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Are Board of Education Members Subject to Conflict of Interest Restrictions?

Brad Banasik

By Brad Banasik, MASB Legal Counsel/Director of Labor Relations & Policy

DashBoard, April 12, 2017

Yes, board of education members are subject to a statute (PA 317 of 1968, M.C.L. 15.321 et seq) that regulates the conduct of public officials and employees with respect to contracts with public entities. Subsection (1) of M.C.L. 15.322 explicitly prohibits a public official or employee from being a party, directly or indirectly, to any contract between himself or herself and a public entity that he or she is an officer or employee. Additionally, Subsection (2) of M.C.L. 15.322 sets forth four scenarios that specifically limit a public official or employee’s ability to solicit a contract for a public entity that he or she is serving. If any one of the four situations applies, the public official or employee cannot represent either party in the contractual transaction, and cannot take part in negotiating or approving the contract in question.

However, under specific circumstances, M.C.L. 15.323 limits the above prohibitions and restrictions by selectively narrowing the application of M.C.L. 15.322 to public officials and employees who work more than 25 hours a week for a public entity that is not a public institution of higher education. To be exempted from the application of Subsections (1) and (2) of M.C.L.15.322, all other public officials, such as school board members, who are personally interested as a direct or indirect party in a contract being considered by the public entity, or who have a conflict of interest as outlined in Subsection (2), must disclose their personal interest to the board in a manner based on how much of a financial benefit the contract will produce for the board member. In order to approve a contract that involves this type of financial conflict of interest, a board of education must approve the contract by a two-thirds’ vote of the full board in open session, minus the vote of the board member who disclosed the pecuniary interest (M.C.L. 15.323(2)(b)). In the case of a seven-member board of education, there must five affirmative votes in order to approve the contract.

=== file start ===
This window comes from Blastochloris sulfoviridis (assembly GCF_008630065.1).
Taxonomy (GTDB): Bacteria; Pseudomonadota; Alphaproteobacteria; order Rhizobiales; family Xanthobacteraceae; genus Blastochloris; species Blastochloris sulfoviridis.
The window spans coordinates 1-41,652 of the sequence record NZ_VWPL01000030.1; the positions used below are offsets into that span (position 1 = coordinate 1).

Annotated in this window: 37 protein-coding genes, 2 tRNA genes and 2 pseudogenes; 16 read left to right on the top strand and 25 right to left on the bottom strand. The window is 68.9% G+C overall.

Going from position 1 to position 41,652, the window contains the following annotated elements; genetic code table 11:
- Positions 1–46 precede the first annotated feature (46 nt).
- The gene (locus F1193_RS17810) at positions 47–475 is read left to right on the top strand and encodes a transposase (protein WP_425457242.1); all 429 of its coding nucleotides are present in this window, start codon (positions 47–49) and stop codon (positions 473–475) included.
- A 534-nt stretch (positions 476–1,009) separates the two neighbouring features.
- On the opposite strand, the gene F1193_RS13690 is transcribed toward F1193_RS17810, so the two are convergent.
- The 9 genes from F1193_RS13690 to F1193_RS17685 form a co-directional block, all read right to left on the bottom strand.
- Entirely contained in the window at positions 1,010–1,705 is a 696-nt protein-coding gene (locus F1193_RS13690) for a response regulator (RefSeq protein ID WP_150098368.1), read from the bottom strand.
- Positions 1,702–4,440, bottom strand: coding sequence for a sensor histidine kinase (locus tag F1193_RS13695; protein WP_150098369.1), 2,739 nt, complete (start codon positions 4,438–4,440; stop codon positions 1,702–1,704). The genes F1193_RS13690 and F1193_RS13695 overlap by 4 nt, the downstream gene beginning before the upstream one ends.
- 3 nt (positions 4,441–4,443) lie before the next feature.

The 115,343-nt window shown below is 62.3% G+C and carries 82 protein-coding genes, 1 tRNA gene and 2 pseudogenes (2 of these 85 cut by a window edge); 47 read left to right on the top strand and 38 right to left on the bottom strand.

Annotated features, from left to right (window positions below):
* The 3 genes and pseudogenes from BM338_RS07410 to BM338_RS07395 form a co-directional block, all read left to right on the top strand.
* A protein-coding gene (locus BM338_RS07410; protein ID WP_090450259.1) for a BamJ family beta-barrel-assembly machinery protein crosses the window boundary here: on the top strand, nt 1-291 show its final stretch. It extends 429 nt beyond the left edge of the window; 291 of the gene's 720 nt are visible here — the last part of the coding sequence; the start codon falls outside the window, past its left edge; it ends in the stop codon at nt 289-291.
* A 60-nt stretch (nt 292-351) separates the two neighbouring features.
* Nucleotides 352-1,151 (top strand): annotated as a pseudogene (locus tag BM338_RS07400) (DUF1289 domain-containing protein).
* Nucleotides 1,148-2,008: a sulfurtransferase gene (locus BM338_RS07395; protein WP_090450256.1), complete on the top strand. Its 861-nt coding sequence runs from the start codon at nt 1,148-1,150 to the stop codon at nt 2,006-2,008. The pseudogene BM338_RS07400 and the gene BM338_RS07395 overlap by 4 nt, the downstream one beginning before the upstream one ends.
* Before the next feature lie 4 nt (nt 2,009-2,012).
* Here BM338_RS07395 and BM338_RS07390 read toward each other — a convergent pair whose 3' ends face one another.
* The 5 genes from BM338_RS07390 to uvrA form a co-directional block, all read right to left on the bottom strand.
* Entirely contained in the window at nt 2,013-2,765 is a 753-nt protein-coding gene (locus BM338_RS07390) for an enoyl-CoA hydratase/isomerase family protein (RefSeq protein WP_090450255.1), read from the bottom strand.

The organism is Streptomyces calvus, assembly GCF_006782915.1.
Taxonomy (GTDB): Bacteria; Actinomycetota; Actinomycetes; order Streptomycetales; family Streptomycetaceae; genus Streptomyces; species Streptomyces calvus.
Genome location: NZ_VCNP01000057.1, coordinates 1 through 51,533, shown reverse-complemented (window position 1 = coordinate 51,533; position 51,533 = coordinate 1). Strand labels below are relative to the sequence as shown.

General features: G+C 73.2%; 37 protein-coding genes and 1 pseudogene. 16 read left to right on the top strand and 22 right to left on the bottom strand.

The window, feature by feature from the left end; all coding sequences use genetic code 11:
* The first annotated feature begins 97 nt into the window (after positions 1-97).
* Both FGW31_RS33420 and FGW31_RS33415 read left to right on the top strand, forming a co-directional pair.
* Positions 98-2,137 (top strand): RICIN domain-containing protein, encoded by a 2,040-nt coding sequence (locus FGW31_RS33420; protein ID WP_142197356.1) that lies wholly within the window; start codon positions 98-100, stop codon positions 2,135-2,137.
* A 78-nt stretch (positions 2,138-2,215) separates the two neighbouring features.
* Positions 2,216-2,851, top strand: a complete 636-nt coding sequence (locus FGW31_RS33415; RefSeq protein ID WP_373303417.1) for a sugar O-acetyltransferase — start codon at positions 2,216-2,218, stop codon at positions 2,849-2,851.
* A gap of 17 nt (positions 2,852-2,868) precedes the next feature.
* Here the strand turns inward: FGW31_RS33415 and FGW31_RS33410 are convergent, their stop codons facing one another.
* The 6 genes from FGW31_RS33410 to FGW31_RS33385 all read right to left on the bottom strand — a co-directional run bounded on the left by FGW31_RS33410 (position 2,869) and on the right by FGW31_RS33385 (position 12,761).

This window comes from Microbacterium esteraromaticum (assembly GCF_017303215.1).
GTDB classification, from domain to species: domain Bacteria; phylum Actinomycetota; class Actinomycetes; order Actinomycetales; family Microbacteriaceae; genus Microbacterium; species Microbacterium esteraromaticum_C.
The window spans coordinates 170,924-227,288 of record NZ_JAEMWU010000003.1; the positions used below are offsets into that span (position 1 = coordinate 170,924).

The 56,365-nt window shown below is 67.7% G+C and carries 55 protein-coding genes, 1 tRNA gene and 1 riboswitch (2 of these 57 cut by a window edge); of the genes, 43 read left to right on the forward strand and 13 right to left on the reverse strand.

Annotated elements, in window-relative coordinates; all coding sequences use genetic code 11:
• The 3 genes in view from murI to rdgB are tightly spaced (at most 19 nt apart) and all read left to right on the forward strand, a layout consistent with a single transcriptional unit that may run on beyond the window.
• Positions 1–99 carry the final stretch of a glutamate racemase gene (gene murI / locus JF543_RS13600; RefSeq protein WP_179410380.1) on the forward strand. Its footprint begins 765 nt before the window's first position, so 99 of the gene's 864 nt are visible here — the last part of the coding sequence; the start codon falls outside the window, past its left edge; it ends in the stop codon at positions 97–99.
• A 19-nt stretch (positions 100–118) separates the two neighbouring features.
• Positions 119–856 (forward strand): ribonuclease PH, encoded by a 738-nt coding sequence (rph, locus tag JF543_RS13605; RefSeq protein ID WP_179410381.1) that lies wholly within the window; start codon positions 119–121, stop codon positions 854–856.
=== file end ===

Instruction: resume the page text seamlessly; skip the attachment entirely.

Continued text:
There is also a provision in the Michigan Constitution that provides that no state officer “shall be interested directly or indirectly in any contract with the state or any political subdivision thereof which shall cause a substantial conflict of interest” (1963 Const, Art IV, Section 10). The Attorney General has ruled that this prohibition applies to school board members (Op.Atty.Gen.1967, No.4555).

Further, Section 169b of the State School Aid Act of 1979 (M.C.L. 388.1769b) should also be taken into consideration when a board is confronted with a conflict of interest situation. Section 169b generally requires a board member to abstain from voting on any contract in which the board member has a conflict of interest.

Lastly, Section 1203 of the Revised School Code (MCL 380.1203) is a conflict of interest law that applies to a board member who “believes or has reason to believe” he or she has a conflict of interest regarding a contract or financial transaction that requires the board’s approval. This law requires a board member to disclose the conflict of interest and to abstain from voting on the contract or financial transaction in question. A board member is presumed to have a conflict if the board member, or his or her "family member," has a financial interest or a competing financial interest in a contract or financial transaction with the school or if the board member’s family member is an employee of the district.

The law defines “family member” as a person’s spouse or spouse’s sibling or child; a person’s sibling or sibling’s spouse or child; a person’s child or child’s spouse; or a person’s parent or parent’s spouse, and includes these relationships as created by adoption or marriage. The law makes clear that having a child who is a student in the district does not create a conflict for the board member.

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